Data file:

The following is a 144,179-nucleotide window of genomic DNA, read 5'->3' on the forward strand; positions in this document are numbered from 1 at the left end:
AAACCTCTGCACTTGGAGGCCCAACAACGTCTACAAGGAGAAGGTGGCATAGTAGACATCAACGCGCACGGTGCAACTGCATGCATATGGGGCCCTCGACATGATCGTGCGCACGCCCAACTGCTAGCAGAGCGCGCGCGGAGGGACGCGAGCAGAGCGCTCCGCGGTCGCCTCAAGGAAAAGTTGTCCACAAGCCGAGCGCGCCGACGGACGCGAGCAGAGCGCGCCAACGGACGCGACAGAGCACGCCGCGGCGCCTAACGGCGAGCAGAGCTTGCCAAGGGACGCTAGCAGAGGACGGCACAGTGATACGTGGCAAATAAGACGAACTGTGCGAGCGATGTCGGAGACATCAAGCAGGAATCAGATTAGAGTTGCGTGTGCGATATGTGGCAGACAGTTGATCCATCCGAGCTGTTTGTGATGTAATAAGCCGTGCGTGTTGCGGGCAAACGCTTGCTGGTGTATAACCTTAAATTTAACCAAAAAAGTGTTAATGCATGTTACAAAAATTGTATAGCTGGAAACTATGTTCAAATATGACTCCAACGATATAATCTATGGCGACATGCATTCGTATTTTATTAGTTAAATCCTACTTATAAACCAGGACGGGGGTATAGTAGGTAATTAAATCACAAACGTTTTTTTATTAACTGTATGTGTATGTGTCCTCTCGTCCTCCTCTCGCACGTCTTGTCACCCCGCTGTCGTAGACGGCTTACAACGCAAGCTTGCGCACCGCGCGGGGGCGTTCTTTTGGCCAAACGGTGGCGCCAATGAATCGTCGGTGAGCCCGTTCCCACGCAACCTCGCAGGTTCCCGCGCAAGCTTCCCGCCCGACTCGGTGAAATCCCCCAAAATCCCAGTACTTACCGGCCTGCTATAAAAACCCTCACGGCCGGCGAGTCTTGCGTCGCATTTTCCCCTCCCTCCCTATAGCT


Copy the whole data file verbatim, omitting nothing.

The following is a 144,179-nucleotide window of genomic DNA, read 5'->3' on the forward strand; positions in this document are numbered from 1 at the left end:
AAACCTCTGCACTTGGAGGCCCAACAACGTCTACAAGGAGAAGGTGGCATAGTAGACATCAACGCGCACGGTGCAACTGCATGCATATGGGGCCCTCGACATGATCGTGCGCACGCCCAACTGCTAGCAGAGCGCGCGCGGAGGGACGCGAGCAGAGCGCTCCGCGGTCGCCTCAAGGAAAAGTTGTCCACAAGCCGAGCGCGCCGACGGACGCGAGCAGAGCGCGCCAACGGACGCGACAGAGCACGCCGCGGCGCCTAACGGCGAGCAGAGCTTGCCAAGGGACGCTAGCAGAGGACGGCACAGTGATACGTGGCAAATAAGACGAACTGTGCGAGCGATGTCGGAGACATCAAGCAGGAATCAGATTAGAGTTGCGTGTGCGATATGTGGCAGACAGTTGATCCATCCGAGCTGTTTGTGATGTAATAAGCCGTGCGTGTTGCGGGCAAACGCTTGCTGGTGTATAACCTTAAATTTAACCAAAAAAGTGTTAATGCATGTTACAAAAATTGTATAGCTGGAAACTATGTTCAAATATGACTCCAACGATATAATCTATGGCGACATGCATTCGTATTTTATTAGTTAAATCCTACTTATAAACCAGGACGGGGGTATAGTAGGTAATTAAATCACAAACGTTTTTTTATTAACTGTATGTGTATGTGTCCTCTCGTCCTCCTCTCGCACGTCTTGTCACCCCGCTGTCGTAGACGGCTTACAACGCAAGCTTGCGCACCGCGCGGGGGCGTTCTTTTGGCCAAACGGTGGCGCCAATGAATCGTCGGTGAGCCCGTTCCCACGCAACCTCGCAGGTTCCCGCGCAAGCTTCCCGCCCGACTCGGTGAAATCCCCCAAAATCCCAGTACTTACCGGCCTGCTATAAAAACCCTCACGGCCGGCGAGTCTTGCGTCGCATTTTCCCCTCCCTCCCTATAGCT